The Brain Gets Noisy on Cannabis and That’s Not Because Your Weed is Loud
A noisy brain simply means that the brain cells are firing at higher levels, causing changes in brain wave activity, causing changes in cognition. What does this mean for cannabis consumers?
The brain’s resting state is defined as a period of time when one is awake, but not engaged in any tasks. This is used as a baseline measure of the brain’s functional activity. The resting state does not imply mental inactivity, but rather a ‘state of mind’ that responds quickly to any change to external stimuli. Noisy brain is characterized by a brain that has firing times that are random. This can have negative impact on decision making, perception, memory recall, and short-term memory.
It has been reported that cannabis may alter the electrophysiology in the brain and cause “noisy brain.” This has significant impact on cognition.
Investigating a Connection Between Noisy Brain and Cannabis
A recent study used an EEG test to detect differences in electrical charges that reflect the changes in brain cell activity. The test is used to find abnormalities in the electrical activity of the brain that would indicate a brain disorder. EEG signal is separated in differing frequency bands: delta (1-4Hz), theta (4-7Hz), alpha (8-12Hz), beta (13-30Hz) and gamma (30Hz) and above.
Oscillations in these bands vary depending on task engagement or resting state. This allows them to be used as a measure of comparison between a neuro-typical individual versus one using psychoactive stimuli (cannabis, drugs of abuse etc). Actually, differences in the resting state are directly related to cognition, which in term might be related to neuropathology.
The study hosted 38 participants, 17 of whom used cannabis for at least seven days over the past 30 days; and 21 non-using controls, with no use in the 90 days prior to the study. The average age of all the participants was 30 years old.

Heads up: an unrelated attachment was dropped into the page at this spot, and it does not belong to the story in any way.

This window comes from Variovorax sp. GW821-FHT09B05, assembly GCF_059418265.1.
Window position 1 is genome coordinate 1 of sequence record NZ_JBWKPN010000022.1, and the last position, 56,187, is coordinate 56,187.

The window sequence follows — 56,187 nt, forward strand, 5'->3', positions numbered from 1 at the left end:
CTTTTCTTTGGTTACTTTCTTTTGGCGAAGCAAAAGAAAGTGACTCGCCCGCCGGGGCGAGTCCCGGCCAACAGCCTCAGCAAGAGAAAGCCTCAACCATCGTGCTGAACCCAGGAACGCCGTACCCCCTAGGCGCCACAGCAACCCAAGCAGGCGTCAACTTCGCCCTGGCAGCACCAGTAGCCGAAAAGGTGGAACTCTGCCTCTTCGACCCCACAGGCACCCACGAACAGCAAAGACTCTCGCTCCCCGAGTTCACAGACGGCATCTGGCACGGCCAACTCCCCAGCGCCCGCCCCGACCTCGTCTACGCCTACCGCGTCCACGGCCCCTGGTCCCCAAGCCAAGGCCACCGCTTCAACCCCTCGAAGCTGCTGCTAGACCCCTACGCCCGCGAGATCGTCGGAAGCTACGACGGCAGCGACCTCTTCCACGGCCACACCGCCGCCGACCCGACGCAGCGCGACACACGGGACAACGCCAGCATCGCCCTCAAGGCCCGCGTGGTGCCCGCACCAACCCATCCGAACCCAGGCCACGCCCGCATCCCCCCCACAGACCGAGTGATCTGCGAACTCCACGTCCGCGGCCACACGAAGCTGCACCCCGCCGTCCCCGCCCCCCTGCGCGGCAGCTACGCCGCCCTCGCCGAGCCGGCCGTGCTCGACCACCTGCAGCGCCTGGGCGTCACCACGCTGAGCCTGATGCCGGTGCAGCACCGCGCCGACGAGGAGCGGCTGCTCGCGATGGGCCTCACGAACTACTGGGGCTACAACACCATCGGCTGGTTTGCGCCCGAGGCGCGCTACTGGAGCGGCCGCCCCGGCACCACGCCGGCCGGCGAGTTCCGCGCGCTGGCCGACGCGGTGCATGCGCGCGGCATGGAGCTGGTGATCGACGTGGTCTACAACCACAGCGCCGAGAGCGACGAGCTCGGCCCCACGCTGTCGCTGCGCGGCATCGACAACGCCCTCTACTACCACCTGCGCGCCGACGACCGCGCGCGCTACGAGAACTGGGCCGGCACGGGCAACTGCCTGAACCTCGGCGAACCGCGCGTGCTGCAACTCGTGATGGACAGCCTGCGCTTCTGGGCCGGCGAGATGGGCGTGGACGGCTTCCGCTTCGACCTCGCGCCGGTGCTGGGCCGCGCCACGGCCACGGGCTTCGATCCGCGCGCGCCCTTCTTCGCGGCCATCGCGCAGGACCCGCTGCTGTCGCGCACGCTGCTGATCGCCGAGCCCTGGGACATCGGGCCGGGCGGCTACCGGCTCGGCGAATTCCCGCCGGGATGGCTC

The aim of the study was to characterize the brain’s resting state, via EEG, in the cannabis users vs non-users, which is related to the cortical activity. This in turn will show if there is any disruption in the cognitive processes resulting in the “noisy” brain in the resting state. Some previous studies suggested dose-dependent effects in theta and beta bands, indicating that these specific frequencies might be more susceptible to the changes in the cortical activity related to the cannabis use.
Changes in Brain Waves of Cannabis Consumers
The EEG results showed that cannabis consumers have decreased power in the delta band, compared to non-users. These are the slowest waves and are associated with sleep. The implications are that cannabis could cause a sleep-like state in regular consumers.
Conversely, power was significantly increased in theta and beta bands for those using cannabis. Theta waves are linked to inefficiency, or daydreaming. These levels also arise from the emotional stress and disappointment. High level in theta is associated with ADHD.
Beta waves are short, fast waves, and are more focused on the memory tasks and concentration. Interestingly, in one study, all alcohol-dependent participants showed an increase in the beta waves. Since this holds true for the cannabis consumer as well, it could be speculated that this hyper-excited state may be a target for addiction treatment.
There was also an increase in the gamma band, compared to non-consuming controls. Gamma is associated with consciousness. Beta and gamma waves are related to perception, cognition, and attention.
The alpha band did not show any difference compared to controls. This band is associated with disengagement and relaxation. The absence of the change in the alpha waves might be a compensatory mechanism to mend the increased neuronal activity. Further studies are required to confirm these speculations.
Is Noisy Brain a Potential Problem for Cannabis Consumers?
To summarize, the study findings suggest that cannabis consumers showed increased cortical activity during the resting state (increase theta, beta and gamma waves, and a decrease in the delta) compared to the controls. Cannabis consumers also demonstrated greater coherence in the frontal regions compared to the non-users.
These results were opposite from the typical frequency dynamics. Increased cortical activation in the resting state has also been observed in the alcohol-dependent and cocaine-dependent users. This shows a significant influence of cannabis on the electrophysiological signals. Perhaps future studies should focus on the differences between the abstinence (long and short-term) and intoxication. This is important to determine the persistence of changes and the long-term effects.